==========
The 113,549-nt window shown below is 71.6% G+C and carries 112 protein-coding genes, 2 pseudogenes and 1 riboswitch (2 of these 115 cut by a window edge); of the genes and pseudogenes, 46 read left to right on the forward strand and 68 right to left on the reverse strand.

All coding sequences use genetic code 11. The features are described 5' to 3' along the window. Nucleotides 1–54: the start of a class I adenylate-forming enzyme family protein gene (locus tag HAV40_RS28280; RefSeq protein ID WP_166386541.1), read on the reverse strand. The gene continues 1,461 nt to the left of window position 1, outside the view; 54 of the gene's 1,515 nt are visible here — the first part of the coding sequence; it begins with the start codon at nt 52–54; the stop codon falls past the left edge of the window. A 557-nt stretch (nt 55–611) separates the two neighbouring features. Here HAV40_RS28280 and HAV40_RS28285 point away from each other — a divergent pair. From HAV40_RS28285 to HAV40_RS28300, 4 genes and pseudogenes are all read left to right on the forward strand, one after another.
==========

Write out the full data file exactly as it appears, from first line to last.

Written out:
The 113,549-nt window shown below is 71.6% G+C and carries 112 protein-coding genes, 2 pseudogenes and 1 riboswitch (2 of these 115 cut by a window edge); of the genes and pseudogenes, 46 read left to right on the forward strand and 68 right to left on the reverse strand.

All coding sequences use genetic code 11. The features are described 5' to 3' along the window. Nucleotides 1–54: the start of a class I adenylate-forming enzyme family protein gene (locus tag HAV40_RS28280; RefSeq protein ID WP_166386541.1), read on the reverse strand. The gene continues 1,461 nt to the left of window position 1, outside the view; 54 of the gene's 1,515 nt are visible here — the first part of the coding sequence; it begins with the start codon at nt 52–54; the stop codon falls past the left edge of the window. A 557-nt stretch (nt 55–611) separates the two neighbouring features. Here HAV40_RS28280 and HAV40_RS28285 point away from each other — a divergent pair. From HAV40_RS28285 to HAV40_RS28300, 4 genes and pseudogenes are all read left to right on the forward strand, one after another.